Nigeria’s daily fuel subsidy drops to N1.8 billion
At an exchange rate of N196.90k to a dollar, the country’s fuel subsidy has dropped from the N51.61 per litre it recorded last week to N45.66 per litre, according to the pricing template by the Petroleum Products Pricing Regulatory Agency (PPPRA).
With this latest development, as at Monday this week, the daily payment on subsidy has therefore dropped from N2.06 billion to N1.8 billion as at June 19 2015.
The landing cost of Premium Motor Spirit (PMS), otherwise known as petrol, also dropped from N123.12 per litre as at June 11 to N117.17, while the Expected Open Market Price also dropped from N138.61 per litre to N132.66.
Based on daily petrol consumption of 40 million litres, a figure supplied by the Pipelines and Products Marketing Company, the total subsidy to be paid by the Federal Government to marketers on the product as of June 22 would be N1.8 billion down from N2.06 billion at N51.61 per litre on June 11. Subsidy refers to the money paid, usually by the government, to keep prices below what they will otherwise be in a free market system.
Speaking on the implication of subsidy payment to the nation’s economy, Reacting to the issue, President of Nigeria-Vietnam Chamber of Commerce and Industry, Prince Oye Akinsemoyin, said in an interview with The Guardian that Nigeria has to focus on what is of interest to the Nigerian people. According to him, there is need for the country to focus of petroleum refining in order to save the country from payment of subsidy.
He stated: “The first thing to do is look for new markets for Nigerian crude. That is why we have been telling Nigeria that Vietnam is ready to be buying crude oil from Nigeria. We should start looking in the direction Asian countries. These Asians are willing to work with Nigeria.
Nigeria can sign a term contract that will last for up to 20 to 25 years of continuous purchase of crude oil from Nigeria. We should diversify the economy to reduce over dependence on crude oil.
“We should also consider refining our crude oil. Although the Nigerian refineries refining capacity is abysmally at the moment, we can enter into strategic refining partnership with Vietnam that would see Nigeria through the difficulty of her limited refining capacity of the moment.
This is necessary, because by the time we refine the crude oil, we will also be getting other products such as condensates, naphtha, LNG. “We have to look at what we have.
We have four refineries that are presently not producing up to full capacity. We need to find out why the refineries are not working up to full capacity. We need to find out exactly what is wrong with our refineries and fix them.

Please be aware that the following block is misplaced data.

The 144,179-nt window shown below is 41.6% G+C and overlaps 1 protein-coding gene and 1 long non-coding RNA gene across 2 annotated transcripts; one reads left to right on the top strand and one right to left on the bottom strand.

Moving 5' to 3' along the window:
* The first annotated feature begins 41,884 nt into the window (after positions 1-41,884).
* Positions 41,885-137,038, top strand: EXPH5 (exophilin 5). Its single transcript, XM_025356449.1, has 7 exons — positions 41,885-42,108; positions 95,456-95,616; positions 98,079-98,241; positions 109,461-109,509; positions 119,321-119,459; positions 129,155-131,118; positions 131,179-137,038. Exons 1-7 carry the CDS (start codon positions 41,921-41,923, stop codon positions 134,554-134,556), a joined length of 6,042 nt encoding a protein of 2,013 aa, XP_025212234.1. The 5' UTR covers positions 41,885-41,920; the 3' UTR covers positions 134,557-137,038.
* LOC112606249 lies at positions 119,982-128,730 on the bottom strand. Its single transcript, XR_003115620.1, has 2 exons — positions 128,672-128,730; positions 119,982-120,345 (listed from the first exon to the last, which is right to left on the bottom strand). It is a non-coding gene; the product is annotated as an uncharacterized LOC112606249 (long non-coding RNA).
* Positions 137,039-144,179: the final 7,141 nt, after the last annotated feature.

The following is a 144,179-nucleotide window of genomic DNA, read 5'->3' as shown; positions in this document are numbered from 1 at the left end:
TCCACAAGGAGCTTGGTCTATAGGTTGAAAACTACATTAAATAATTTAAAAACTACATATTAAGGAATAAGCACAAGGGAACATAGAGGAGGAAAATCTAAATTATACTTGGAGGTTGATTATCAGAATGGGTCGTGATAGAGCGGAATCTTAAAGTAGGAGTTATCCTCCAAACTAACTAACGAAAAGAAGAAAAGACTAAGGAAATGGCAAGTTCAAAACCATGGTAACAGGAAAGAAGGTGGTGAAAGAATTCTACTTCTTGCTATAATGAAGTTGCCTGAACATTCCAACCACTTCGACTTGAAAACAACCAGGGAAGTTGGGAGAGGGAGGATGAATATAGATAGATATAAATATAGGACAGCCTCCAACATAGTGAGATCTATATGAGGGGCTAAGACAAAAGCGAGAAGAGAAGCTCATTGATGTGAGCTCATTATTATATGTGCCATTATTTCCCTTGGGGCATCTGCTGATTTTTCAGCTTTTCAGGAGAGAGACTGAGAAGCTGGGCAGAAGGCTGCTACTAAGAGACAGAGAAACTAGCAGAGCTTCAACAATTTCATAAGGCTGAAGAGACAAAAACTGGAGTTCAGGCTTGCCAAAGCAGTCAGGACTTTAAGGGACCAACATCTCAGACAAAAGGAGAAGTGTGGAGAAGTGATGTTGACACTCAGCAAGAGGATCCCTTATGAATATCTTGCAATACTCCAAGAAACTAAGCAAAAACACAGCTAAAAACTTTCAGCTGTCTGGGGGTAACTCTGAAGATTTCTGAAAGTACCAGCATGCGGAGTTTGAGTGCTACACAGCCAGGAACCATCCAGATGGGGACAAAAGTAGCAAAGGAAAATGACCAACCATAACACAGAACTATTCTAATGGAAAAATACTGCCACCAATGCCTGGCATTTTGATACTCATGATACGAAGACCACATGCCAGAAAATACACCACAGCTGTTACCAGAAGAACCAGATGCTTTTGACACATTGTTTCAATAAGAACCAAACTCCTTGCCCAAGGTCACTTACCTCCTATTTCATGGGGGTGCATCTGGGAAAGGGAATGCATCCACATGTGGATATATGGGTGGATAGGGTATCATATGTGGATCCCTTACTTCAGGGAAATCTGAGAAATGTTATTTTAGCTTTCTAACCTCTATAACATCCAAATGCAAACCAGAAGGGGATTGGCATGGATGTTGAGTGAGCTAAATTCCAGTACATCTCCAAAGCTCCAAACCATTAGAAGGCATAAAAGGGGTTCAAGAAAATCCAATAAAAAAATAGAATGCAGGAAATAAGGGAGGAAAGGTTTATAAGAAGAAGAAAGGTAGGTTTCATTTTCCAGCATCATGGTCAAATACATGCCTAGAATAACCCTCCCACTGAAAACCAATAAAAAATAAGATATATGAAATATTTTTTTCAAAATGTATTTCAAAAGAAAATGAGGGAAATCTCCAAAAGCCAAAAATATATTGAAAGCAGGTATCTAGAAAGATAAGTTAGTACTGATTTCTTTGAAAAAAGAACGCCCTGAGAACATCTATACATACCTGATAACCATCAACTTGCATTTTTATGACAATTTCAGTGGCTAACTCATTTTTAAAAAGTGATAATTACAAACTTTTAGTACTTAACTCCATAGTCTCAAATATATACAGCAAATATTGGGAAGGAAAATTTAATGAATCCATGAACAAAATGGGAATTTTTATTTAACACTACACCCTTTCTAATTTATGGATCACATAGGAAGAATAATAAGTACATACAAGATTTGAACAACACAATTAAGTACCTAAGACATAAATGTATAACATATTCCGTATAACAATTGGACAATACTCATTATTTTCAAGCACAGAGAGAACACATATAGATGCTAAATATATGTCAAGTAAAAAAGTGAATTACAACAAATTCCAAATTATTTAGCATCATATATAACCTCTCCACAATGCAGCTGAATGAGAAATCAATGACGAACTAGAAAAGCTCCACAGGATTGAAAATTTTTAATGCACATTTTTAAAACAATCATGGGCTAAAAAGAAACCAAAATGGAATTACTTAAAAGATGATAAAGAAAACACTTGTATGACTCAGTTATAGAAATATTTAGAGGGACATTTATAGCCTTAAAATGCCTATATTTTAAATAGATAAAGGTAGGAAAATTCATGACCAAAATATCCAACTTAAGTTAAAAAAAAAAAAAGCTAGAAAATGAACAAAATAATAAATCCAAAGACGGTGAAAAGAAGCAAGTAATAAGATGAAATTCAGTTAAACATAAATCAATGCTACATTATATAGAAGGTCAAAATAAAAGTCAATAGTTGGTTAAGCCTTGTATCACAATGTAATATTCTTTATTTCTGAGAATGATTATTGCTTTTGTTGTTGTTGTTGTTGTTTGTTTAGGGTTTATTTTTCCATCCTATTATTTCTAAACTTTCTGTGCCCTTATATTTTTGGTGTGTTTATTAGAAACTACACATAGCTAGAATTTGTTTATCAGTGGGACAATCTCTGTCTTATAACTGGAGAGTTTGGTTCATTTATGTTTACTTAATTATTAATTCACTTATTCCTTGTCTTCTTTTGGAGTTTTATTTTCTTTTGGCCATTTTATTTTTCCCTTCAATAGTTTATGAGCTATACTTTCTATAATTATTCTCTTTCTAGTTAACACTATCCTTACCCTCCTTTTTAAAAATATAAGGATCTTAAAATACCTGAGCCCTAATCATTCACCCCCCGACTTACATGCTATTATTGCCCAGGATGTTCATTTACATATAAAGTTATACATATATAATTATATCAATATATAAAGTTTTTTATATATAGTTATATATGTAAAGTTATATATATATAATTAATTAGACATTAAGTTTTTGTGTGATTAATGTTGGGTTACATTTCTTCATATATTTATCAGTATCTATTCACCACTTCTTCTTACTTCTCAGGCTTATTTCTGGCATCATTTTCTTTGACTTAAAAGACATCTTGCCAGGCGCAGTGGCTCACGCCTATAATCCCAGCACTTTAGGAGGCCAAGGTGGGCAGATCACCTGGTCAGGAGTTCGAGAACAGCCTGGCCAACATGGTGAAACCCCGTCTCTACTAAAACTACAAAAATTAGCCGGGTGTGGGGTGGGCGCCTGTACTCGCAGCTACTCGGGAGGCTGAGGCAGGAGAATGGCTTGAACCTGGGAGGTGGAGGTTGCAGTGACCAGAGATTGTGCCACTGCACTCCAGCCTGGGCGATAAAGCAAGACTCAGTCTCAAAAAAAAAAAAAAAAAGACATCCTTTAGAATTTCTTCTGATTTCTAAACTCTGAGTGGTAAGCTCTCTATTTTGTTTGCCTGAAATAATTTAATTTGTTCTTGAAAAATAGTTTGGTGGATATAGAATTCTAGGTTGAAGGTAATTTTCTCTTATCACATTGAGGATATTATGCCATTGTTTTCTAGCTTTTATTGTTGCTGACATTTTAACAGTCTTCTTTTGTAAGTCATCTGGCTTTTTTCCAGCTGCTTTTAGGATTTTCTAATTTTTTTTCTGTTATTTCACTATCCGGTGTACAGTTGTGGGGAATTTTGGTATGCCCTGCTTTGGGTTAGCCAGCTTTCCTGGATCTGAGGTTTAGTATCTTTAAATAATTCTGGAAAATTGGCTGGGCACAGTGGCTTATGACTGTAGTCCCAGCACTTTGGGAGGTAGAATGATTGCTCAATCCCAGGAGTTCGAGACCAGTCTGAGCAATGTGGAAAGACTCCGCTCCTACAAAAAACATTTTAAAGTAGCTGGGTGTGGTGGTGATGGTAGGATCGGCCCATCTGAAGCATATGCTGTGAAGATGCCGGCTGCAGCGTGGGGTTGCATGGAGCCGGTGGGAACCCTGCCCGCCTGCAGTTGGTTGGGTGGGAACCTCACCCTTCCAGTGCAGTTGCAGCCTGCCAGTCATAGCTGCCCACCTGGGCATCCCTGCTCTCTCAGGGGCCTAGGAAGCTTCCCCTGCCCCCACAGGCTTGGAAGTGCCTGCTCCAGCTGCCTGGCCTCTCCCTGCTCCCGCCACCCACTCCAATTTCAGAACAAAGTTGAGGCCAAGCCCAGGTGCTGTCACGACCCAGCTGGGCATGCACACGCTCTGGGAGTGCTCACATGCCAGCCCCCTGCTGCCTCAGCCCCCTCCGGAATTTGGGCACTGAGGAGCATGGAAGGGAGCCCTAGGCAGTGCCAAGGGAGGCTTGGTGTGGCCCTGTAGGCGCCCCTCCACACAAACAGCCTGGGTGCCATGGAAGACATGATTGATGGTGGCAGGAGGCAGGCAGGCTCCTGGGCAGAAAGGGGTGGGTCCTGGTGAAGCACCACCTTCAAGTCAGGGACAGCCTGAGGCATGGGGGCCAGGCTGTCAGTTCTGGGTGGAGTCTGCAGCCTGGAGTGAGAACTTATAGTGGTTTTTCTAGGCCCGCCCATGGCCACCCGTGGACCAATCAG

If the refineries are not working up to capacity, something is wrong. This type of formula will work. But, once the refineries are put back on their feet, the country can now disengage from such arrangement”. First President of Polymer Institute of Nigeria, Chief Kunle Ogunade, stated that the money the Federal Government is currently spending on subsidy should be directed towards other areas of the economy, saying that subsidy is a curse to this country.
He said that the subsidy has been a fraud through which the country’s revenues are directed to private pockets. He said: “There are four refineries in the country and they are not producing up to full capacity.
Despite the huge amount of money spent on turnaround maintenance, the refineries are still able to meet the need of the country. “Nigeria today is classified as the most corrupt country in the world.
The money for Turnaround Maintenance (TAM) is going into the pockets of people. “The so-called TAM is not being carried out the way it should be done.
If it was turnaround, the refineries should be able to produce up to full capacity. He said that the government should be thinking of having at least 30 refineries in the country. “When I was in Shell, we were sending crude oil to Venezuela to be refined and sent back to us without paying anything.
For example, when we send 100 per cent of crude oil, the company refines and send back 80 per cent and the remaining 20 per cent, serves as the payment for refining and this was very successful.
On Fridays, we used to have a meetings were we agree on the amount of crude oil to be sent to Venezuela and there was no need for fuel subsidy. “But, some smart guys prefer to be bringing in products and collecting subsidy.
The government decided to introduce subsidy to make it easier for every Nigerian to be able to afford fuel. If there is no subsidy, it will be explosive. Government tried it and it was explosive and they had to reverse it. If there is no subsidy, we may be buying fuel for up to N200 per litre.
“When I was in Shell, we advised the Federal Government that the country should invest in refineries abroad. If we have refineries abroad, the petrochemical plants will be having feed stocks for almost for nothing. It is not too late.
The country can still buy existing refineries abroad. The world is turning to a global village. We can still buy existing refineries that are producing over capacity to be able to meet our fuel requirements pending the time we build our refineries.
This will put a stop to the issue of subsidy in the country. Foreign investors are coming to the country to invest; Nigeria should also go out and invest in other countries”.
He stressed the need for the federal government to redirect the money it currently spending on subsidy should be directed towards other areas of the economy. ‘’Subsidy is a curse to this country. We need to get to that level where nobody will benefit from fuel subsidy.
In Nigeria, we see companies that are not into petroleum business benefiting from subsidy and this has to stop. I believe that the Federal Government can still stop fuel subsidy without raising the pump price”, it added.